Skip navigation

ATEC98: What's New

Microsoft has modified its Authorized Technical Education Center (ATEC) program for 1998. Here's a summary of the ATEC98 guidelines:

  1. ATECs can now provide any one or more of the following services: hands-on training at the ATEC site, hands-on training at the client's site (onsite), and online training.

  2. Microsoft no longer requires ATECs to have a classroom if they offer only online or onsite training.

  3. In addition to the two Microsoft Certified Professionals (MCPs­e.g., two MCSEs, two MCSDs, or one of each) that Microsoft has required ATECs to have as part of their Solution Provider certification, ATECs now must have two full-time Microsoft Certified Trainers (MCTs) on staff.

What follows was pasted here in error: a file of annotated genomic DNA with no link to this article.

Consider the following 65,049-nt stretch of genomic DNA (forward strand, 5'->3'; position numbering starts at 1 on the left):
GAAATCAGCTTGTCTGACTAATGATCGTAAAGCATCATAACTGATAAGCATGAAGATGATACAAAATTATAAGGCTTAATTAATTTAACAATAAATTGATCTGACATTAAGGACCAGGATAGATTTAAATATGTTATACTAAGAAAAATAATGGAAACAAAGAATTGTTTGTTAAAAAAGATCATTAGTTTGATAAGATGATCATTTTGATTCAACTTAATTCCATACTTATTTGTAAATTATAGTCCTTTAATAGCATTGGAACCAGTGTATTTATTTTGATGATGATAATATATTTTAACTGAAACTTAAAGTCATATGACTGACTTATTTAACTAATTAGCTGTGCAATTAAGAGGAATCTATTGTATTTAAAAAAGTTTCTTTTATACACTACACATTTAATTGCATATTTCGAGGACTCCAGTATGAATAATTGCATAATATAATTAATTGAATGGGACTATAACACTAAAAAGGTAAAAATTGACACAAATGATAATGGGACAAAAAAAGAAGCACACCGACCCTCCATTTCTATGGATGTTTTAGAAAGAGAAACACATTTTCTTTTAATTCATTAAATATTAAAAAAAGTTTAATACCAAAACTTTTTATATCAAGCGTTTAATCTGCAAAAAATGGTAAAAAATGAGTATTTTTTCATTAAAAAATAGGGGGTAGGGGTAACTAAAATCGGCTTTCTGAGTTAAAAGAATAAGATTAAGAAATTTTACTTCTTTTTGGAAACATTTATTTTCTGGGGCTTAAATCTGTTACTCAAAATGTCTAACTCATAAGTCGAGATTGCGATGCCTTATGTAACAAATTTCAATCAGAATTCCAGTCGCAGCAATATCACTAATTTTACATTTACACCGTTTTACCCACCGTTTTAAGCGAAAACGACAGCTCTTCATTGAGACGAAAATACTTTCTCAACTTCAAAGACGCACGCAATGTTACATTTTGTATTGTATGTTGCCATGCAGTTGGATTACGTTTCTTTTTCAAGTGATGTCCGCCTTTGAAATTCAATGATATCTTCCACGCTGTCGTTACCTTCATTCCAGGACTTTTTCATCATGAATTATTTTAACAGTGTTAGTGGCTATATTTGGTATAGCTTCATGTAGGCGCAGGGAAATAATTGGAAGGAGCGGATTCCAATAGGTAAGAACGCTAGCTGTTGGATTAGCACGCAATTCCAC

4. ATECs can let MCPs teach onsite classes with the client's approval. Public classes still require an MCT.

  5. Microsoft still recommends that ATECs use Microsoft Official Curriculum (MOC) courseware in their classes, but ATECs can now substitute Microsoft Press materials for MOC products.

  6. If a client considers one of its employees capable of teaching an MOC course, the employee can teach an onsite course, as long as the employee goes through an ATEC to obtain appropriate MOC books and other class materials. Microsoft does not require the employee to be an MCP.

  7. Each ATEC now must train at least 100 (reduced from 150) students per quarter.

  8. Microsoft lets ATECs specialize in subject areas such as Windows NT, BackOffice, and programming languages. Microsoft no longer requires specialized ATECs to teach the full range of MOC courses.
Hide comments


  • Allowed HTML tags: <em> <strong> <blockquote> <br> <p>

Plain text

  • No HTML tags allowed.
  • Web page addresses and e-mail addresses turn into links automatically.
  • Lines and paragraphs break automatically.